Appearing at Bohlin Cywinski Jackson’s newly relocated Philadelphia office, Peter Q. Bohlin radiates an air of perpetual amusement. His quick blue eyes, nearly obscured by bushy brows, gaze with delight at the warehouse-style windows and mushroom columns, and he grins as colleagues gravitate over to update him on projects around the world. The place has a collegial vibe, which the avuncular Bohlin has nurtured for more than 50 years, baking it into his designs.
A Zelig of the design world, Bohlin has garnered more than 650 awards. They include eight National Honor Awards and the Gold Medal from the AIA. And how many designers can say that, as a young upstart, they were featured in the New York Times Magazine or that they’ve been commissioned by both Steve Jobs and Bill Gates? “None!” Bohlin says with boyish disbelief.
The New York Times Magazine story, written by Paul Goldberger, was about Bohlin’s seminal Forest House, an exercise in low-cost high design. He built the Connecticut cedar cabin for his parents in 1975, but its huge industrial-style windows and eco aesthetic seem fresh enough to have alighted among the trees last week. If there were a genetic test for modernist residences, an awful lot of houses in the past 50 years would include a DNA match with Forest House.
His basic philosophy about “the making of a pleasant space” applies to all his work, from a barn converted into a visitor center and offices, along with a new dormitory wing, at Frank Lloyd Wright’s Fallingwater in Mill Run, Pennsylvania, to Scranton’s William J. Nealon Federal Bldg. & U.S. Courthouse and Pixar Animation Studios in Emeryville, California. The most ubiquitous examples are some of the first locations of the Apple Store, each site-specific yet emanating the same welcoming warmth, with Alvar Aalto stools at Parsons tables.
Collaborating around a table is something Bohlin loves to do at the firm’s offices in San Francisco, Seattle, New York, and Pittsburgh as well as Philadelphia. He’s based in Wilkes-Barre, where he co- founded Bohlin & Powell in 1965. He had moved there as a boy before his father became president of Eberhard Faber—partly explaining the younger Bohlin’s pencil connoisseurship. He went on to earn degrees from Rensselaer Polytechnic Institute and the Cranbrook Academy of Art, where he was influenced by Eero Saarinen, Charles and Ray Eames, and Florence Knoll.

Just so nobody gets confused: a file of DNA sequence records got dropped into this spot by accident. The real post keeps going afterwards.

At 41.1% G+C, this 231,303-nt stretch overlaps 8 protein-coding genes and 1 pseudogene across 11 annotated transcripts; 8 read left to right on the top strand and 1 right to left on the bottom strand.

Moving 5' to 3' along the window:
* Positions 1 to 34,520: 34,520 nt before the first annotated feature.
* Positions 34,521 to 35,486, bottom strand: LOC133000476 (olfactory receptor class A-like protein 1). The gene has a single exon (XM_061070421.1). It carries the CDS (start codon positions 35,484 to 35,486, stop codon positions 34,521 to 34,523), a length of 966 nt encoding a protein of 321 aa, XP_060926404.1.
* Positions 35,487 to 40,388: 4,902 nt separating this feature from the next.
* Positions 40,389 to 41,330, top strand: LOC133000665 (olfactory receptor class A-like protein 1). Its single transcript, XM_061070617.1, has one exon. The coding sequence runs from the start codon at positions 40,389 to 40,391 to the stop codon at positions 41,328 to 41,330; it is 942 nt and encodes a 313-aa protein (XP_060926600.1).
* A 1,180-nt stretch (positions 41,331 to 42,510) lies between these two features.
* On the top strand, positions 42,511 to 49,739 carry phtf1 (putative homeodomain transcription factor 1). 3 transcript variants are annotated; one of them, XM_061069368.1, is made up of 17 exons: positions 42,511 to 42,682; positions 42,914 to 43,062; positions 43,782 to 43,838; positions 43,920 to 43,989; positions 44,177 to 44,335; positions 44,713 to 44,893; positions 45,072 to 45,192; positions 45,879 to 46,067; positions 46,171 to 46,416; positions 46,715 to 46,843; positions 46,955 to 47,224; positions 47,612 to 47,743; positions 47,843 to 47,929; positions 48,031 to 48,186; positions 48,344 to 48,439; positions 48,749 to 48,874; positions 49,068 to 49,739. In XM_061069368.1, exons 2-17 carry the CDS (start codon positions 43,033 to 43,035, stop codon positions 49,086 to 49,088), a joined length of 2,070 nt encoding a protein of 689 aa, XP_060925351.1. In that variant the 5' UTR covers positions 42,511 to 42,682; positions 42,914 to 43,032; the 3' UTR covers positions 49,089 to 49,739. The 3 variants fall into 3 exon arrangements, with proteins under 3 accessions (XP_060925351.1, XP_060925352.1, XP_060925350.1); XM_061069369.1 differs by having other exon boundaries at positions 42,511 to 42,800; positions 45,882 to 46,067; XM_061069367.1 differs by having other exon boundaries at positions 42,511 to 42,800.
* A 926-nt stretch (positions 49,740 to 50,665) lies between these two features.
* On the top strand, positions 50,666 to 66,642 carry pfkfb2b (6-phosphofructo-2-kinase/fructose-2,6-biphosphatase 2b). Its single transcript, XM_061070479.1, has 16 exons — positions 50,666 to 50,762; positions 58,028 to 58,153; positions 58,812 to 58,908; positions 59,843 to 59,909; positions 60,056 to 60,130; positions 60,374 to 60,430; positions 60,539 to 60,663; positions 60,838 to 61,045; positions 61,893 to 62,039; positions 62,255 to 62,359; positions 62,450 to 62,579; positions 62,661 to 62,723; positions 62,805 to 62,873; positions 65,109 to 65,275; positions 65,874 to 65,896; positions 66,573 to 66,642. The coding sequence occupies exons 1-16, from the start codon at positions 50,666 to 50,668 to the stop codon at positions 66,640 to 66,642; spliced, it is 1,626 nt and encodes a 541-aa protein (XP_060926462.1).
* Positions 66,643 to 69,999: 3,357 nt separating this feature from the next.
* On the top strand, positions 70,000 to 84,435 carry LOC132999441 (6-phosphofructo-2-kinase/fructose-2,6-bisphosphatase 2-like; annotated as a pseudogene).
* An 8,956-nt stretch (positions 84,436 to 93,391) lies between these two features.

At 80, Bohlin is neither rumpled nor slick: gray flannels, a white button-down over an ocher T-shirt, a hardwood-root walking stick. A hand-tooled leather pocket protector holds a bouquet of colored pencils, a nerd accessory carried off with panache. He’s still sketching, still making his mark with strokes at once bold and nuanced, as ideas flow from eye to paper. He’s happiest holding a red graphite pencil, ordered by the gross from Ito-Ya.
Principal Ray Calabro recalls the snowy afternoon in Wyoming’s Grand Teton National Park when he and Bohlin scouted the site for what became their Craig Thomas Discovery & Visitor Center, then sketched on the hood of their car: “A lot of inspiration comes from noticing where the sun is, what the views are, where the wind blows.” Bohlin himself adds, “You have to listen hard, not just with your ears but with all your senses.”
Depth is a word that comes up often when people talk about him. But defining it is elusive, a task that requires hovering over every detail of his vast, diverse oeuvre. It might be faster to read his lyrical essay “Nature of Circumstance.” He writes, “I have always been intrigued by how places are revealed as we move from here to there—how a changing point of view can titillate and compel, how we are drawn from place to place. Our architecture is enriched by a fascination with the potency of beginnings and endings, whether of a journey or an object—the foot of a column, the end of a beam, or the edge of a wall that reveals its construction.” Wherever the journey takes him, Bohlin is in the details.